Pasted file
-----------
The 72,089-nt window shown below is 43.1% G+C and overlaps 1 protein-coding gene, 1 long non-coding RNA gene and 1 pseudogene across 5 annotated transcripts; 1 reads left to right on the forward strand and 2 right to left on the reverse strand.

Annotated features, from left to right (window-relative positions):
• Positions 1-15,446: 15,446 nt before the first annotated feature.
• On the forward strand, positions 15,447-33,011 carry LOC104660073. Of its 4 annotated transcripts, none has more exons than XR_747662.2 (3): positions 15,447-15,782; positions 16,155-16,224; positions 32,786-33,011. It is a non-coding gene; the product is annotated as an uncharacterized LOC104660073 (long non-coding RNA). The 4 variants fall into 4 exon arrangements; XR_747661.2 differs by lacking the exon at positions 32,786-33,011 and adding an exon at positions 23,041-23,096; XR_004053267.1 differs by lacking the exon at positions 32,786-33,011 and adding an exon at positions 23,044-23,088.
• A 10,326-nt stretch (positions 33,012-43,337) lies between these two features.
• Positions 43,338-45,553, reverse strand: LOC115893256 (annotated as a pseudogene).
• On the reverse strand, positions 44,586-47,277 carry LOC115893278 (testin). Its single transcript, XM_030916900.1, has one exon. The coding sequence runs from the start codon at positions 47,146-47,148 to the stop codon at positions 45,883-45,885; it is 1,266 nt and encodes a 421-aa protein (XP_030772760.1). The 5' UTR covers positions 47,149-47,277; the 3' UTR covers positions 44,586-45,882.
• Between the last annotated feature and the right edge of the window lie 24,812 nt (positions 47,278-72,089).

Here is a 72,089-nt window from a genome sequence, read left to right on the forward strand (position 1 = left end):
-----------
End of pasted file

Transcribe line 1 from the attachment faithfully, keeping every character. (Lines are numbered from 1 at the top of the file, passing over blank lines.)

The 72,089-nt window shown below is 43.1% G+C and overlaps 1 protein-coding gene, 1 long non-coding RNA gene and 1 pseudogene across 5 annotated transcripts; 1 reads left to right on the forward strand and 2 right to left on the reverse strand.